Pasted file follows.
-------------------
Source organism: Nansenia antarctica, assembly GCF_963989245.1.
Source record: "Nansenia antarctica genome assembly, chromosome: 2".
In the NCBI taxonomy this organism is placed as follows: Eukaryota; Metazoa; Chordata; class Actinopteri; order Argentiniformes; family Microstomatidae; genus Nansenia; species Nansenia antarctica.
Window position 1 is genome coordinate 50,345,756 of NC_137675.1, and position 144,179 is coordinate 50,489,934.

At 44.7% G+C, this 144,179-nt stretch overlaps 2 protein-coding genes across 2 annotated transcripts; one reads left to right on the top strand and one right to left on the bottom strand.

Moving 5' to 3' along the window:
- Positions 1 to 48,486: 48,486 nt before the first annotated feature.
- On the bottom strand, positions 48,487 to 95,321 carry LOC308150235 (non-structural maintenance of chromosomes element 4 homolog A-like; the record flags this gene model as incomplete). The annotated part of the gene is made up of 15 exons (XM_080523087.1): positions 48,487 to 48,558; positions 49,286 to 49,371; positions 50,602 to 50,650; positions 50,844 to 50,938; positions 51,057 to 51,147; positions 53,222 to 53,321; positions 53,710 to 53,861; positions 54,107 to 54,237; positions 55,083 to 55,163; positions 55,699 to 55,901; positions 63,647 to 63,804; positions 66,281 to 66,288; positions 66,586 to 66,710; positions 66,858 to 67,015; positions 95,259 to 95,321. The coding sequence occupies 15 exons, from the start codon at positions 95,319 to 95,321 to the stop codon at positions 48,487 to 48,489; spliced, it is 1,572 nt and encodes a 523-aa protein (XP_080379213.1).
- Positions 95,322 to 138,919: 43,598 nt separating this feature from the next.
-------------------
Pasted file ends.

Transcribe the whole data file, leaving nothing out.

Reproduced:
Source organism: Nansenia antarctica, assembly GCF_963989245.1.
Source record: "Nansenia antarctica genome assembly, chromosome: 2".
In the NCBI taxonomy this organism is placed as follows: Eukaryota; Metazoa; Chordata; class Actinopteri; order Argentiniformes; family Microstomatidae; genus Nansenia; species Nansenia antarctica.
Window position 1 is genome coordinate 50,345,756 of NC_137675.1, and position 144,179 is coordinate 50,489,934.

At 44.7% G+C, this 144,179-nt stretch overlaps 2 protein-coding genes across 2 annotated transcripts; one reads left to right on the top strand and one right to left on the bottom strand.

Moving 5' to 3' along the window:
- Positions 1 to 48,486: 48,486 nt before the first annotated feature.
- On the bottom strand, positions 48,487 to 95,321 carry LOC308150235 (non-structural maintenance of chromosomes element 4 homolog A-like; the record flags this gene model as incomplete). The annotated part of the gene is made up of 15 exons (XM_080523087.1): positions 48,487 to 48,558; positions 49,286 to 49,371; positions 50,602 to 50,650; positions 50,844 to 50,938; positions 51,057 to 51,147; positions 53,222 to 53,321; positions 53,710 to 53,861; positions 54,107 to 54,237; positions 55,083 to 55,163; positions 55,699 to 55,901; positions 63,647 to 63,804; positions 66,281 to 66,288; positions 66,586 to 66,710; positions 66,858 to 67,015; positions 95,259 to 95,321. The coding sequence occupies 15 exons, from the start codon at positions 95,319 to 95,321 to the stop codon at positions 48,487 to 48,489; spliced, it is 1,572 nt and encodes a 523-aa protein (XP_080379213.1).
- Positions 95,322 to 138,919: 43,598 nt separating this feature from the next.